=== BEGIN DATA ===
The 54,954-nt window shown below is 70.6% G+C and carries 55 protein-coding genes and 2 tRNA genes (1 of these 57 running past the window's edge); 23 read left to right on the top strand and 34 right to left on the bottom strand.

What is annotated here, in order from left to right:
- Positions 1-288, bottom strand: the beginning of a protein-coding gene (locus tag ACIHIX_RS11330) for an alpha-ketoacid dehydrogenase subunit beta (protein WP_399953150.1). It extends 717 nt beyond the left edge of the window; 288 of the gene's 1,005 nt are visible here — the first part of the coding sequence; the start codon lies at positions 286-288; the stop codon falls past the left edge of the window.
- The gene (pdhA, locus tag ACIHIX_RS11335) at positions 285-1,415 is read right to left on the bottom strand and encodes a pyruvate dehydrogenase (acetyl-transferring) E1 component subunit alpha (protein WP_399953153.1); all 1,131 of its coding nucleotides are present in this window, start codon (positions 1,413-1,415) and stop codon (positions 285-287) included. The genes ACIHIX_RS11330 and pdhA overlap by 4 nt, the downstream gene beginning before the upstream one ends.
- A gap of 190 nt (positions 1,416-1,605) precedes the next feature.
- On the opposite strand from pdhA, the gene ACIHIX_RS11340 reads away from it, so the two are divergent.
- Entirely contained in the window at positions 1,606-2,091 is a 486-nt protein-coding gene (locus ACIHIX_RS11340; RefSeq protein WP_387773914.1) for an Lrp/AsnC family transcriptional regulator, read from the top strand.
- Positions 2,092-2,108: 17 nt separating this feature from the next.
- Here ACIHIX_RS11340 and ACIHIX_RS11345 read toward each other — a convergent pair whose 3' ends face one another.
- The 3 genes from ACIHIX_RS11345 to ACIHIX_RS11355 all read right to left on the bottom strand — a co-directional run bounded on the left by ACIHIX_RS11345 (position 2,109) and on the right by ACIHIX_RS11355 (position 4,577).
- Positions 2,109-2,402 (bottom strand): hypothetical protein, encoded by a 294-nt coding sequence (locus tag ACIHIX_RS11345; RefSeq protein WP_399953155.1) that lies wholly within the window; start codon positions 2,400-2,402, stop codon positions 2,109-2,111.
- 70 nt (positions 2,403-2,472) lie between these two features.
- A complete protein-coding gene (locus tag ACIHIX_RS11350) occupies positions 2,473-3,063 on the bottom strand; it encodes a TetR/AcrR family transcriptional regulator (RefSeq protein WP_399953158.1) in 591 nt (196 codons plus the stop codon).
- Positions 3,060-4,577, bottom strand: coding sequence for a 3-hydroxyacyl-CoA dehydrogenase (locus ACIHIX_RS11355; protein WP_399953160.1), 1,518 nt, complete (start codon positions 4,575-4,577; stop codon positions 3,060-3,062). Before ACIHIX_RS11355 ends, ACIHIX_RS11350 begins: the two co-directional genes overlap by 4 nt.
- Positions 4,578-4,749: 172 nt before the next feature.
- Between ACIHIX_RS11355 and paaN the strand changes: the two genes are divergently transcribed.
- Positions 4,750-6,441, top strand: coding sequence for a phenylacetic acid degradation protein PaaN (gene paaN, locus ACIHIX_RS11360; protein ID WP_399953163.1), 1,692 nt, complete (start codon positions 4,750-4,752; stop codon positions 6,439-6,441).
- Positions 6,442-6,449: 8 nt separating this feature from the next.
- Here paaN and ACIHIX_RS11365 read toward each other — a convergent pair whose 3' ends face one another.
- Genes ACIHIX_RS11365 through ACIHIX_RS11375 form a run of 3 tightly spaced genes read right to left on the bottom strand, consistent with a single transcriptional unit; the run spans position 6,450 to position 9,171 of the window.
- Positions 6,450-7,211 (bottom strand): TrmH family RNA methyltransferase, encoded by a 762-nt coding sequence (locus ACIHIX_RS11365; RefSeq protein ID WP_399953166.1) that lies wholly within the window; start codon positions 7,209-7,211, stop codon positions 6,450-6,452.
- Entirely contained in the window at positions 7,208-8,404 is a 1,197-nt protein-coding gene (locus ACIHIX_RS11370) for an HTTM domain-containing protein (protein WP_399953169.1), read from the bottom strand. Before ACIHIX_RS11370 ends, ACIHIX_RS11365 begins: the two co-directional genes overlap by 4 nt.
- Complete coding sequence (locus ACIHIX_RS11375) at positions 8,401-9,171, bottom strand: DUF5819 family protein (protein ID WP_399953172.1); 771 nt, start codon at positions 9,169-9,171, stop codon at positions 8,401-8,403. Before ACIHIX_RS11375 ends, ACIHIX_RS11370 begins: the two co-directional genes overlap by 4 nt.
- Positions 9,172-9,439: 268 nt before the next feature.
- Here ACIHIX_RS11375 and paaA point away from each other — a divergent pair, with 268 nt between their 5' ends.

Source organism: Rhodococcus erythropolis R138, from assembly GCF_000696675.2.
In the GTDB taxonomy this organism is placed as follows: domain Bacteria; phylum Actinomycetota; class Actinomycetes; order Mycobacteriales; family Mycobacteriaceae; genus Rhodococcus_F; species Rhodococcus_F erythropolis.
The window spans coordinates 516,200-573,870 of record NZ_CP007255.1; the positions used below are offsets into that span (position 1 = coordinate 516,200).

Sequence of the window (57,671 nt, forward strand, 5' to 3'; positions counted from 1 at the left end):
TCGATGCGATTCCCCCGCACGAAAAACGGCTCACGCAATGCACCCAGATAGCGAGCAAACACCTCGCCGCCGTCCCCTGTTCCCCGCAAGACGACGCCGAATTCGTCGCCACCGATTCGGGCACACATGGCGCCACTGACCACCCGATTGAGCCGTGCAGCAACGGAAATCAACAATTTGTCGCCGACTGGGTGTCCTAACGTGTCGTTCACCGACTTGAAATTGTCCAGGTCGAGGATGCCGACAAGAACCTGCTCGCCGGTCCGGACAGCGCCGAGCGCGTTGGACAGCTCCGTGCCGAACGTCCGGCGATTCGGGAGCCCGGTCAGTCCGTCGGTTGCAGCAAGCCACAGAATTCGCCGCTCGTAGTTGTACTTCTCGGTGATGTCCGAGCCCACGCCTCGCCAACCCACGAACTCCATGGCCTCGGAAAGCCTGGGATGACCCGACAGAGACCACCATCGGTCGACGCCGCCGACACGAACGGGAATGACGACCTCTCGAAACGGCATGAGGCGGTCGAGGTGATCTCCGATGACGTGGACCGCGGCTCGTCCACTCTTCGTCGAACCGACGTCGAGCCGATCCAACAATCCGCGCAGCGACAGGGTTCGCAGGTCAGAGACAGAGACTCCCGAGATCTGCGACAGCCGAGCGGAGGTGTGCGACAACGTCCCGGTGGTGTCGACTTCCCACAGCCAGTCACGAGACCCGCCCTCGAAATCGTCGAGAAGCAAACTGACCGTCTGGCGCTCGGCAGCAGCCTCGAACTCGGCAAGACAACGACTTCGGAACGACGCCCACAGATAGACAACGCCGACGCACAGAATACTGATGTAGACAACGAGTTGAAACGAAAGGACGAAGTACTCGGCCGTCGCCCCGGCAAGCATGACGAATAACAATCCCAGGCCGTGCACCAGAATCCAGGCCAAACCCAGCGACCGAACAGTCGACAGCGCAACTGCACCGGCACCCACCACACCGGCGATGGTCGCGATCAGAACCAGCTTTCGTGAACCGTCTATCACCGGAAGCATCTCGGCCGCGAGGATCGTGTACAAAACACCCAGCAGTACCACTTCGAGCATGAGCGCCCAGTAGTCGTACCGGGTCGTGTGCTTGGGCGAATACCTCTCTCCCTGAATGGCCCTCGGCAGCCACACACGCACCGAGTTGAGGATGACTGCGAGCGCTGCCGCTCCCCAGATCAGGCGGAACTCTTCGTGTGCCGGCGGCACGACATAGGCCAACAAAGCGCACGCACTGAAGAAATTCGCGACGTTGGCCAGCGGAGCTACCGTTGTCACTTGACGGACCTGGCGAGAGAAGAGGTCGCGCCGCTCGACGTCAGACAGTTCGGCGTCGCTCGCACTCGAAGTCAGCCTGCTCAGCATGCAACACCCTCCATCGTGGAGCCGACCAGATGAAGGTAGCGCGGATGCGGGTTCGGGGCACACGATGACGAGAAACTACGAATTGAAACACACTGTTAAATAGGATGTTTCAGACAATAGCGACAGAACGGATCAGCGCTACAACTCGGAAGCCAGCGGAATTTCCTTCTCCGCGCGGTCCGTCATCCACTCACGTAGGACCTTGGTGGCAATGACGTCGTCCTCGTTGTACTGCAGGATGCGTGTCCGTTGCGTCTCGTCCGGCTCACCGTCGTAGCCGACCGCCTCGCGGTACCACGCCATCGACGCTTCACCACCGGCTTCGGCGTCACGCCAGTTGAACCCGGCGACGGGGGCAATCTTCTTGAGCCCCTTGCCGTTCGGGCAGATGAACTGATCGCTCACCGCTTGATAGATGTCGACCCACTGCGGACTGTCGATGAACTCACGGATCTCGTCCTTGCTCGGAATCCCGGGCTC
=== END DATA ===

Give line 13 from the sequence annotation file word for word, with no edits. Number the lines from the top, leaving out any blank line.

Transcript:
- A complete protein-coding gene (locus tag ACIHIX_RS11350) occupies positions 2,473-3,063 on the bottom strand; it encodes a TetR/AcrR family transcriptional regulator (RefSeq protein WP_399953158.1) in 591 nt (196 codons plus the stop codon).